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Sanyo MM-9000 (Sprint) review: Sanyo MM-9000 (Sprint)

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The Good The Sanyo MM-9000 benefits from a gorgeous internal display; rich media content and streaming video; excellent reception; a speakerphone; a 1.3-megapixel camera; and a 16MB Mini SD memory card slot.

The Bad Sadly, the Sanyo MM-9000 is ugly inside and out. Plus, it suffers from inconsistent battery life; no analog roaming or Bluetooth; and confusing and poorly designed controls.

The Bottom Line The Sanyo MM-9000 flip phone is a good choice for a 3G phone, but better options exist in Sprint's stable.

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6.3 Overall
  • Design 5
  • Features 7
  • Performance 7

Sanyo MM-9000

The Sanyo MM-9000 for Sprint represents a valiant effort for Sanyo's inaugural high-speed EV-DO network phone. Armed with a solid set of features and offering excellent reception, this robust handset is a good choice for anyone wanting to make the jump to a media-rich 3G world. Inside, you'll find a functional 1.3-megapixel camera, support for Sprint's Ready Link push-to-talk service, a loud speakerphone, and an expandable memory slot. Yet, Sanyo doesn't have the design up to par, and the absence of Bluetooth means we prefer Sprint's other 3G phone, the Samsung MM-A940. Also, don't forget to plug in your phone every evening, as this handset will quickly drain your battery if you are using the multimedia functions. A more expensive option than many other Sprint phones, the Sanyo MM-9000 retails for $379 without service or $229 with a two-year contract. Simply stated, the Sanyo MM-9000 is an ugly handset, inside and out. Although it's vaguely styled after the Sanyo MM-5600, the clunky, boxy rectangular form factor is more reminiscent of a walkie-talkie. On the upside, we like the two-tone blue and silver on the flap, but it does little to improve the overall look. Given the large size (3.6 by 1.9 by 1 inches), the phone weighs only 4.6 ounces; it's about average for a 3G multimedia handset and just slightly lighter than the Samsung MM-A940. The trade-off for the bulk is a solid construction, but watch out for your fingers. The gap between the hinge and the Mini SD card slot is large, and it is easy to get your finger caught when the phone snaps open. Also, the extendable antenna is rather fragile.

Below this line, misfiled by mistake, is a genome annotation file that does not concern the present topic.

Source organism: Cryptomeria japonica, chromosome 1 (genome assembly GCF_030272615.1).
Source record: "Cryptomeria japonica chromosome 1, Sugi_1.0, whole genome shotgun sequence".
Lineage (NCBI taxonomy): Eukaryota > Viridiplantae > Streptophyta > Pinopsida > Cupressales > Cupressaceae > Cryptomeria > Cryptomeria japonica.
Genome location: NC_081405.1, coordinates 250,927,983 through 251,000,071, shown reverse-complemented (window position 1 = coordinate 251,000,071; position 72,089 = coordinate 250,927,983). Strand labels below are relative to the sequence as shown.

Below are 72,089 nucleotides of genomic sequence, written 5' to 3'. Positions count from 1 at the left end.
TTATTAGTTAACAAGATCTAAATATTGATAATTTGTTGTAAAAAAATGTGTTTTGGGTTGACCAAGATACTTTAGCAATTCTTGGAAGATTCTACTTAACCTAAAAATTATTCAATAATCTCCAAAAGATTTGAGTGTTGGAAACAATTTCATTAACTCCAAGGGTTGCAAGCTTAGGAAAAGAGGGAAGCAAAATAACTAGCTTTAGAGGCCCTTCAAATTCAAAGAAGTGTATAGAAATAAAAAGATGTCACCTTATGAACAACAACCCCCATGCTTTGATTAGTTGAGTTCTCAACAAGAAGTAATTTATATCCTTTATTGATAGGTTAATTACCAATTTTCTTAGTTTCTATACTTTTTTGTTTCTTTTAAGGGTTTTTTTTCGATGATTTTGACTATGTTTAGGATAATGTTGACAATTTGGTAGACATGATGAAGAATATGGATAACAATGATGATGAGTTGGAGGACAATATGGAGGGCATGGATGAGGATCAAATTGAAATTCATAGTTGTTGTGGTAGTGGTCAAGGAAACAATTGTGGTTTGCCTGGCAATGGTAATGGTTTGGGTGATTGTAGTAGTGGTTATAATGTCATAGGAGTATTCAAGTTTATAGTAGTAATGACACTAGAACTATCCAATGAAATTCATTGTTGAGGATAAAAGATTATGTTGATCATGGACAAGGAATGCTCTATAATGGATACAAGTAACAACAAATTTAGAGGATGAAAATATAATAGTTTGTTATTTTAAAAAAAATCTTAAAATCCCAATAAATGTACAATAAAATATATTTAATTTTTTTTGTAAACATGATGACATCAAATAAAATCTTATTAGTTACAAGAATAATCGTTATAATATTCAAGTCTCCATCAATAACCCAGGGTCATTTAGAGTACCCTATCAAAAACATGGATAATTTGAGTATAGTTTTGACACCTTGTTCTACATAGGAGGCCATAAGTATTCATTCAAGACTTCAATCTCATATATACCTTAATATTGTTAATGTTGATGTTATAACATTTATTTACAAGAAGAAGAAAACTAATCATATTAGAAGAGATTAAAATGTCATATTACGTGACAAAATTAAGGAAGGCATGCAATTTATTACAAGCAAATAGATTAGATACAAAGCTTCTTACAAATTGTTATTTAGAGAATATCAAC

The MM-9000 is unattractive.

The front of the Sanyo MM-9000 has a relatively small 1.1-inch-diagonal LCD that supports a vibrant 260,000 colors. We were able to adjust the backlight timer to four different time settings, including an always-on option, which, when combined with downloadable wallpaper, personalizes the phone and improves the look. The screen displays a good amount of information, including a personalized greeting, battery life, signal strength, the time, and other indicator icons, such as messages and sound on/off. Located above the display is the large speaker for voice and Ready Link calls, while the camera lens is well placed at the top middle of the front flap. It's out of the way of your fingers, and there's also a macro setting switch for close-up pictures. On the left side of the front flap is a large six-color LED light, which also doubles as a very bright flash for the camera. You'll notice there's no self-portrait mirror, but the external display acts as a camera viewfinder when the flip is closed.

Normally, we like shortcut buttons, but the Sanyo MM-9000's keys are a bit confusing. Below the headset jack on the left spine is a button that serves a variety of functions when the flap is closed. We like that it automatically routes calls to the speakerphone--saving you from opening the phone--but in standby mode, it also triggers a keyguard at the slightest touch. It must then be turned off with the voice-commands button (see below), but you have to wait a few seconds. A keyguard has its uses, of course, but the fact that it activates so easily and that it can't be turned off altogether is annoying. If held a long time, the same button initiates the Ready Link, but the difference between the two motions is arbitrary. More often than not, we wound up starting the keyguard when we meant to make a Ready Link call. What's more, the same control is supposed to start the voice recorder when Ready Link is off, but we were never able to work it correctly. Just below, the volume rocker also has multiple uses, as it adjusts the audio level and lets you scroll through the menus. But don't hold it too long, or it turns on the LED as a flashlight, which is then of course turned off by the Ready Link button.

On the Sanyo MM-9000's right spine is a button to record voice dialing and commands. There's also a dedicated camera button next to it. Pressing the camera button quickly opens a menu, where you can choose from the still-camera video recorder and--oddly enough--the voice recorder. Holding down the key takes you directly to the still camera. Here, though, is the kicker: The side buttons on the right do nothing if you neglect to clear out of the menu before shutting the flip. Also, we are baffled as to why, with the multitude of options for exterior buttons, there are no dedicated media player buttons on the front flap, as on the Samsung MM-A940.